WHS Act: Legal Requirements and Opportunities for METS and Mining Companies
This was originally published online by Harris Gomez Group.
The mining industry has seen a number of exciting technological developments over the past few years. Over the last 12 months, our team has traveled extensively between Brisbane, Melbourne, Sydney, and Perth to speak with Mining Equipment, Technology & Services (METS) companies to learn more about their businesses and developments, and of course the products and services these companies offer.
One very positive trend we have seen in action is the demand for improved safety in mines. METS companies are on the cutting-edge of meeting this demand, providing new and innovative solutions for mines and their workers.
Interestingly, this is one area where METS companies and the law heavily intersect, and it comes down to the legal work health and safety duty of due diligence.
What is the applicable work health and safety law in Australia?
Australian work health and safety laws and regulation is broadly similar across all states and territories, and for the most part uniform. The model law Work Health and Safety Act 2011(the WHS Act) applies across all jurisdictions in Australia except for Victoria and Western Australia. While we will be focusing on the WHS Act in this article, with upcoming expected changes in WA this information will also apply generally to that jurisdiction.
What is due diligence?
The WHS Act imposes a positive duty on officers of corporations as well as unincorporated bodies (such as associations or clubs) that requires them to exercise due diligence to ensure that it meets its work health and safety obligations.
It is important to stress that this duty requires officer to be proactive in ensuring compliance. As per s 27(5) of the WHS, due diligence takes on the meaning of taking reasonable steps to do the following:
Acquiring and keeping up-to-date knowledge of work health and safety matters;
Understanding the operations that are being carried out by the person conducting the business, and of the hazards and risks associated with the operations;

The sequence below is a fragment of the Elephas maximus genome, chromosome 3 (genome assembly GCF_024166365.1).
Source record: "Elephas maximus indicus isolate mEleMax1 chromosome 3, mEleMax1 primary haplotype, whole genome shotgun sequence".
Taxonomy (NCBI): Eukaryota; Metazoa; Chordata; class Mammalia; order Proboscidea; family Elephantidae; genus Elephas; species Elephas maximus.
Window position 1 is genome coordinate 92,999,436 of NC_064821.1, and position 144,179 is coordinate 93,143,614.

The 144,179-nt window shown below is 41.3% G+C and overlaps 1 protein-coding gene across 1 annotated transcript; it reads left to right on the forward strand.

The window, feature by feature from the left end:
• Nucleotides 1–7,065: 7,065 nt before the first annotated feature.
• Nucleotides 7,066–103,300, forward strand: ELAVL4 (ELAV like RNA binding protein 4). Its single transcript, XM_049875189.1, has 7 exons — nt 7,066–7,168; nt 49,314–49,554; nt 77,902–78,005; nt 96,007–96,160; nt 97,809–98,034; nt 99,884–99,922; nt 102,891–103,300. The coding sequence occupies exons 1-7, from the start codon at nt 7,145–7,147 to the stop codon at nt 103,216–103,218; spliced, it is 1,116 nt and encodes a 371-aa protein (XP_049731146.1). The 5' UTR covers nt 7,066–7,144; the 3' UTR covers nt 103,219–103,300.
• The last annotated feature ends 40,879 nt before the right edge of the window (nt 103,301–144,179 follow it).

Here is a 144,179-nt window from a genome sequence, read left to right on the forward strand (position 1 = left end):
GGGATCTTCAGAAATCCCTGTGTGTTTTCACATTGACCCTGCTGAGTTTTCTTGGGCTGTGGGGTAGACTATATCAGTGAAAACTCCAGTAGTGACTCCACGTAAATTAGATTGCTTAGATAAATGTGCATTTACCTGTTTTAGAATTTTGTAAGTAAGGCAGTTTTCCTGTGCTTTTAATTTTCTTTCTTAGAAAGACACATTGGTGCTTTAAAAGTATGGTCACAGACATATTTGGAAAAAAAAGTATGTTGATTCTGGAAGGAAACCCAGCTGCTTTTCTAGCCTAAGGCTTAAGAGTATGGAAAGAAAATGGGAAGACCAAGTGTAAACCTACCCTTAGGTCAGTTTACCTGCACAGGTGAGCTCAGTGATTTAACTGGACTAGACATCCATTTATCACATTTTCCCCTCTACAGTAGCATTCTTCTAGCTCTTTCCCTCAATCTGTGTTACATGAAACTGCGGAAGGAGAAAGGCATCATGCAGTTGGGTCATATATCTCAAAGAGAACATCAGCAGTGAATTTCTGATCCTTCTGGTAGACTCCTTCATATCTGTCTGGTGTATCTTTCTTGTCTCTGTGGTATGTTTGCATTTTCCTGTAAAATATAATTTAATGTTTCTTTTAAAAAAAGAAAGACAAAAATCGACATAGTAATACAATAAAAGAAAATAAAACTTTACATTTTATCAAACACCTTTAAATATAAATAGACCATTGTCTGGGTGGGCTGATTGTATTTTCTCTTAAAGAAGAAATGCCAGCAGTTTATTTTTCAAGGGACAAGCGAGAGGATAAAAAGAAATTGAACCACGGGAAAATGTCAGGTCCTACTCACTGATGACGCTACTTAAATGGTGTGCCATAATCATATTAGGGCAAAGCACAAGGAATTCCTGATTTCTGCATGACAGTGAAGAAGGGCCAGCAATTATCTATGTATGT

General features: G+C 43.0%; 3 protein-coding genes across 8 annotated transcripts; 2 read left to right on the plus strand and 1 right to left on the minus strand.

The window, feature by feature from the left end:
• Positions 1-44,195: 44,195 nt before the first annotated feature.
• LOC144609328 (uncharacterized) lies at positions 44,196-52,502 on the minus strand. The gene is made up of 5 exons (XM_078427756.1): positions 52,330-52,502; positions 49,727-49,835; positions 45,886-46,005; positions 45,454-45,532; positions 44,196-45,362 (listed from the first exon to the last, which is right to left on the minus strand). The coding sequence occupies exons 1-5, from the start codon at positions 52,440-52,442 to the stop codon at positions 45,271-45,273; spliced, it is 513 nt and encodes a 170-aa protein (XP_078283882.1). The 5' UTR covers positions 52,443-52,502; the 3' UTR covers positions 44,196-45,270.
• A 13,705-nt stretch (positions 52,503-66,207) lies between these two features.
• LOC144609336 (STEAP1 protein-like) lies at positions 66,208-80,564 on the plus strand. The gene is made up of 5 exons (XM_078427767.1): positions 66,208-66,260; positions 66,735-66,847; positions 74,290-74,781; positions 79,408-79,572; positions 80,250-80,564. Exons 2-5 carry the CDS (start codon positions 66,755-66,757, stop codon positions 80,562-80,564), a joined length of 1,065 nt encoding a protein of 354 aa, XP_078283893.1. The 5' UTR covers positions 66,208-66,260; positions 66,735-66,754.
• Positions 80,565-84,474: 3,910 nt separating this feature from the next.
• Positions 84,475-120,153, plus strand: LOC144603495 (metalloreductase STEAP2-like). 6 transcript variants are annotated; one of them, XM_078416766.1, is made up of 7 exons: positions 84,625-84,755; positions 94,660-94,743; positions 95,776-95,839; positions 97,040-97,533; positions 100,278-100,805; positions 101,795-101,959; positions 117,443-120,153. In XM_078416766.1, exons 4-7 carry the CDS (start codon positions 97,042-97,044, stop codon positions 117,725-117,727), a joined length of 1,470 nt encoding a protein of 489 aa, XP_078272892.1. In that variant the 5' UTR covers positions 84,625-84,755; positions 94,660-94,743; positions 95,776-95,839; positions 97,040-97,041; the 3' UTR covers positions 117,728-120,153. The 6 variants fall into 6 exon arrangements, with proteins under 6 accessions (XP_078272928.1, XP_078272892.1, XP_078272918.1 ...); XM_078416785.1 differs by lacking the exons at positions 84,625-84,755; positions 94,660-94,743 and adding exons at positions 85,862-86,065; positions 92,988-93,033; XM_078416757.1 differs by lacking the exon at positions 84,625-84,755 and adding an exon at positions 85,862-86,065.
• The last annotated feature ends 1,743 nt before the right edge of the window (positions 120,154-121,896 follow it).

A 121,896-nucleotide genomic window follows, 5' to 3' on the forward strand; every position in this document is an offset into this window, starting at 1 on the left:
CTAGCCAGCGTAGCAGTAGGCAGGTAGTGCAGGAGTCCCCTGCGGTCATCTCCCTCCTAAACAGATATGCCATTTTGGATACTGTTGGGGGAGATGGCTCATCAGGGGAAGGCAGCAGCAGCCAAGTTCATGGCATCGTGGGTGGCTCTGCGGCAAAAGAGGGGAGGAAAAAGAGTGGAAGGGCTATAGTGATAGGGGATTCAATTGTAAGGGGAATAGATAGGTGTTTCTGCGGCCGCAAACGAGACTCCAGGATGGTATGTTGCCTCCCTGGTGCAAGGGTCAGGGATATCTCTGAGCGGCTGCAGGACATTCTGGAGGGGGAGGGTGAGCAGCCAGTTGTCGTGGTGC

Ensuring that the person conducting the business or undertaking has available for use, and uses, appropriate resources and processes to eliminate or minimise health and safety risks that arises as part of the conduct of the business;
Ensuring that the person conducting the business has appropriate processes in place to receive and consider information regarding incidents, hazards and risks, and to respond to this in a timely way; and
Ensuring that the person conducting the business has, and implements, processes for complying with duties or obligations under the WHS Act.
What is the impact of technology on due diligence?
Throughout Australia (including WA), over the last 10 years an increased regulatory burden on mining companies has become evident due to the increased use and availability of technology that has resulted in improved safety outcomes for mines. The current framework has meant it is easier for employers to be prosecuted in instances where technology may have been implemented in order to reduce the risk of harm. Given the increased regulatory burden that this places on officers, it is important that officers of METS and mining companies periodically review their health and safety practices. As part of meeting this due diligence requirement, these officers should be asking themselves whether the practices that are in place will still be relevant and best practice in five or ten years’ time, or alternately whether advances in technology and knowledge have dictated a change in approach in order to meet the obligations.